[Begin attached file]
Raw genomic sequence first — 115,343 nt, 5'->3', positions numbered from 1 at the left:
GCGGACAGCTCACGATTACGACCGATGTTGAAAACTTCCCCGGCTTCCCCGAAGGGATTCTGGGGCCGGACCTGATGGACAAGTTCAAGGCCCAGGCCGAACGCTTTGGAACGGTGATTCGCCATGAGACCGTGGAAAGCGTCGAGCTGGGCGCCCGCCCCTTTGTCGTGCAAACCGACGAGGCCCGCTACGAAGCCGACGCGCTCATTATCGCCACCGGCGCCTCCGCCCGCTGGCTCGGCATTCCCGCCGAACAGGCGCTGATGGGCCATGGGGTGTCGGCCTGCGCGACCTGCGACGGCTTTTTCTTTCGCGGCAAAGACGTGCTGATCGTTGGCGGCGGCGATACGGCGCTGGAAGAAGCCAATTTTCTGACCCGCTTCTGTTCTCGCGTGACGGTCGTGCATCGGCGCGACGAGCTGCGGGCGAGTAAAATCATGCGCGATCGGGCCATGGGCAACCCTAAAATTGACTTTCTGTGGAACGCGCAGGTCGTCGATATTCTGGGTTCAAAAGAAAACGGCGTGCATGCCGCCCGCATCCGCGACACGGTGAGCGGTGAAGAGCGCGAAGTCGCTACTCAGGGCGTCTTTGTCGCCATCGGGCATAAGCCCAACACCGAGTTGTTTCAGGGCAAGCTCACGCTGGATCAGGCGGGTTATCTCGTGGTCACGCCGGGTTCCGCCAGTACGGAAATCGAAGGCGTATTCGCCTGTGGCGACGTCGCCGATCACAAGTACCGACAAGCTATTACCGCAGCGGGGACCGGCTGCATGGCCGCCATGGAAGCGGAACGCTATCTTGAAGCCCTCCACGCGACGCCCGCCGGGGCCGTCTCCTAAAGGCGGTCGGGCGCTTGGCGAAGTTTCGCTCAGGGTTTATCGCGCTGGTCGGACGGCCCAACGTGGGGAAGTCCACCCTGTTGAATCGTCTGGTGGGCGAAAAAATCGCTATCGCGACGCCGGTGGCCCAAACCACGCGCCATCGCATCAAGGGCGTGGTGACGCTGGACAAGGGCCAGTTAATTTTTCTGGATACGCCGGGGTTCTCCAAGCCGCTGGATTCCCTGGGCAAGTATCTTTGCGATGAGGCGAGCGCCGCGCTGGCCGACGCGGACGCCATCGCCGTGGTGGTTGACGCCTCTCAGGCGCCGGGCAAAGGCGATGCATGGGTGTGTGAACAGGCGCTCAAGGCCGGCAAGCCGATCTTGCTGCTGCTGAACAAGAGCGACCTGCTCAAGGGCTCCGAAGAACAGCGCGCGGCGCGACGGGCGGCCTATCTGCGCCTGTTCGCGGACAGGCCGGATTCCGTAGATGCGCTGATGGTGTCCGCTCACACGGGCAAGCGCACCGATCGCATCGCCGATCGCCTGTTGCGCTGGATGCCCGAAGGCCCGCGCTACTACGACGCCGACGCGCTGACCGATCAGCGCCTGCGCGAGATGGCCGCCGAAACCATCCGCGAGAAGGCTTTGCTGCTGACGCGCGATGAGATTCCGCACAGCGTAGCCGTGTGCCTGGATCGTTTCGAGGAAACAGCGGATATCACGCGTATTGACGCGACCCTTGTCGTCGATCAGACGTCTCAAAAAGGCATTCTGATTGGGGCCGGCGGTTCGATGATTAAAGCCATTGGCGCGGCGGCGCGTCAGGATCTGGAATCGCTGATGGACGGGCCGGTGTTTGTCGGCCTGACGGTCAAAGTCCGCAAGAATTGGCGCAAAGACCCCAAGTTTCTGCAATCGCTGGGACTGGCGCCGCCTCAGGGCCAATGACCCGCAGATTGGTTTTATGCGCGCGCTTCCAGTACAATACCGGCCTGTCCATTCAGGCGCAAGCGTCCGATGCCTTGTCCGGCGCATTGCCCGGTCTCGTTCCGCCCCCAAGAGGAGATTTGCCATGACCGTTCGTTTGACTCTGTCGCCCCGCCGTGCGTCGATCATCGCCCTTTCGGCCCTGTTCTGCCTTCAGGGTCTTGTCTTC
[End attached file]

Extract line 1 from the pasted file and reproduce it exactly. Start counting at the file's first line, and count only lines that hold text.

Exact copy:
Raw genomic sequence first — 115,343 nt, 5'->3', positions numbered from 1 at the left: